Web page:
The febrile neutropenic patient represents a challenge to all but the most experienced infectious disease or onc- ology specialists. Now a study supports a more conservative approach for treating these patients, including the use of oral antibiotics (N Eng J Med 1999;341:305-311). One hundred and sixteen febrile chemotherapy patients with average neutrophil counts of 81 were randomized to treatment with intravenous ceftazidime or oral therapy with ciprofloxacin plus amoxicillin-clavulanate. All patients were considered "low-risk" in that they had no other underlying conditions and the neutropenia was expected to last no more than 10 days. All patients were hospitalized until fever and neutropenia resolved. Treatment was successful (no need for treatment modification) in 71% of the oral therapy group vs. 67% of the IV treatment group. The authors conclude that empiric oral therapy with ciprofloxacin and amoxicillin-clavulanate is safe in this group of patients. A second study in the same issue looked at the same oral combination vs. intravenous therapy with ceftriaxone plus amikacin in hospitalized patients (N Engl J Med 1999;341:312-318). Again, oral therapy proved as efficacious as intravenous therapy. An accompanying editorial cautions that these findings cannot be extrapolated to treating such patients as outpatients, but many centers are already doing so.

The second "morning after pill" has been approved by the FDA. Women’s Capital Corp.’s levonorgestrel (Plan B) is a progestin-only pill to prevent pregnancy after a contraceptive accident or unprotected sex. The product comes in a kit with two levonorgestrel tablets, the first to be taken within 72 hours of unprotected sex, and the second 12 hours later. Efficacy is increased if it is started as soon as possible. Overall rate of pregnancy is decreased from approximately 8% to 1% when taken as directed. The progestin-only regimen is touted as having less side effects, especially nausea, than other morning after regimens containing an estrogen/progestin combination.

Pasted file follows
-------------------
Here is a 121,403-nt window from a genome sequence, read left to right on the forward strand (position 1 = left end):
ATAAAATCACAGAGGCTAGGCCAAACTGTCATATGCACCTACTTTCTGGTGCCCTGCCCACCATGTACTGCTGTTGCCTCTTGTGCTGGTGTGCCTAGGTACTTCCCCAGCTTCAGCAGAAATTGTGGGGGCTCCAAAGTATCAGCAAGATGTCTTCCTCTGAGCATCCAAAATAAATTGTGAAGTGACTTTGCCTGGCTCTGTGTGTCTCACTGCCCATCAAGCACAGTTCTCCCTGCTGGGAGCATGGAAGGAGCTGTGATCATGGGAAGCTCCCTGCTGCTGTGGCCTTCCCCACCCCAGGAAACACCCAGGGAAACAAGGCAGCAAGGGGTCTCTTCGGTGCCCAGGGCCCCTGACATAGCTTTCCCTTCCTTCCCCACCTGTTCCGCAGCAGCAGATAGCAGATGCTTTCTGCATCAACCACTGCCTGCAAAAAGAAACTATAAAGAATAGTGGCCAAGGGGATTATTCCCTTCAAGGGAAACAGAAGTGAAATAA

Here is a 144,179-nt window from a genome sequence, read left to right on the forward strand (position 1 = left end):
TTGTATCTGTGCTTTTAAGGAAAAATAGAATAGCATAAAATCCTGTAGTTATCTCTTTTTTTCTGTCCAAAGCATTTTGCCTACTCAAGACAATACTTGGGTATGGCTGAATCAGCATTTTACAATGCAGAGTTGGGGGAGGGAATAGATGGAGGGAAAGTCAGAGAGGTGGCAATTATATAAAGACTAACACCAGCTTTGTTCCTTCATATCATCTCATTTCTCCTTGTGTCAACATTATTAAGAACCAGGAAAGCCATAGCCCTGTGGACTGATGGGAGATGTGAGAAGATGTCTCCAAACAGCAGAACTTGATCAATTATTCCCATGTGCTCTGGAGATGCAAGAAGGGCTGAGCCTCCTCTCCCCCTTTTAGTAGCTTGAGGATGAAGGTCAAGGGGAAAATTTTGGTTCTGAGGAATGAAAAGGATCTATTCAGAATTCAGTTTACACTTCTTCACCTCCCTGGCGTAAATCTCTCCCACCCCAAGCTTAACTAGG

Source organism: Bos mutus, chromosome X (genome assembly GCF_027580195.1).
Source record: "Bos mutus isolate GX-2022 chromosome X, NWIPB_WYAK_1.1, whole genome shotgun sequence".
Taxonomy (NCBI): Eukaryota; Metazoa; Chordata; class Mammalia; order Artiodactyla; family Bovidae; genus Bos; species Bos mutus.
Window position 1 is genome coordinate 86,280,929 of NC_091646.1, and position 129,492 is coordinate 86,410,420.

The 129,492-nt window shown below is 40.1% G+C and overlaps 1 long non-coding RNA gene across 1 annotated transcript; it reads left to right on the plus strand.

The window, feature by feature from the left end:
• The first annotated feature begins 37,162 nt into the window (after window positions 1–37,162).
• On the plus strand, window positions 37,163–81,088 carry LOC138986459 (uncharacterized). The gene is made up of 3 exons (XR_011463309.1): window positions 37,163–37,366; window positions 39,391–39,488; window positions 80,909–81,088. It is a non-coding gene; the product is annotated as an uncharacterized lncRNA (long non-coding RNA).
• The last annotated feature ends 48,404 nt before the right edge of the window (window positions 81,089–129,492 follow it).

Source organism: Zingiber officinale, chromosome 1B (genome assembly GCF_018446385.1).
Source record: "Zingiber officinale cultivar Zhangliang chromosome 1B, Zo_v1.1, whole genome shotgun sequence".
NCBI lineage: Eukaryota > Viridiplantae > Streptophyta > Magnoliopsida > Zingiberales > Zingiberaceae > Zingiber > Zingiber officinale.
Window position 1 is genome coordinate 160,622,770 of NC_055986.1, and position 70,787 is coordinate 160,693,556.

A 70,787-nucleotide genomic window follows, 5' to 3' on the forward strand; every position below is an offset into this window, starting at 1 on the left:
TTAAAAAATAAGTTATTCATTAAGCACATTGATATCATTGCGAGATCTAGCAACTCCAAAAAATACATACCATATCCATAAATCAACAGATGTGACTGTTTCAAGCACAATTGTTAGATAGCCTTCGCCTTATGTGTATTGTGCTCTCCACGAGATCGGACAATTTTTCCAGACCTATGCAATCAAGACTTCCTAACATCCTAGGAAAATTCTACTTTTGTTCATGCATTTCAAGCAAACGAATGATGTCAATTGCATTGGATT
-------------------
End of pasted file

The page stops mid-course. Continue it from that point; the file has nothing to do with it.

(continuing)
Johnson & Johnson will seek approval for a contraceptive patch for women. The patch, which contains ethinyl estradiol and norgestimate, is worn for one week, obviating the need to remember to take a daily pill.

Merck is attempting to take its popular muscle relaxant cyclobenzaprine (Flexeril) over the counter. Ironically, initial concerns on the FDA’s part were less about the safety of the drug than about its efficacy. They cited a lack of evidence that muscle relaxants work. Ten million prescriptions were written for Flexeril last year.

The FDA website has published a copy of the "Dear Doctor" letter from Abbott regarding pemoline (Cylert), their CNS stimulant used for treating attention deficit hyperactivity disorder (ADHD). Because of the risk of hepatotoxicity, the company is now recommending a signed consent prior to initiating therapy and liver function tests every two weeks throughout the duration of therapy. The drug is no longer recommended as first-line therapy for this indication.

For anyone who has been involved with managed care, pharmacy benefits, or formulary management, the federal government’s first real look at these issues must seem ironic. As budget surpluses swell, President Clinton has made adding a drug benefit to Medicare a high priority. But Congress has had a rude awakening as cost estimates have swelled to upwards of $90 billion per year by 2008. Various proposals and bills have been tempered by the reality of soaring drug costs and difficult treatment choices. Pharmaceutical corporate boardrooms are, no doubt, sweating out the eventual outcome amidst words and phrases such as "price controls," "guaranteed discounts," "PBM based system," and "formulary." Meanwhile congressional aides are studiously listening to the same buzz words that the industry unsuccessfully approached managed care with in the early 1990’s—phrases such as "pharmacoeconomics" and "outcomes-based research."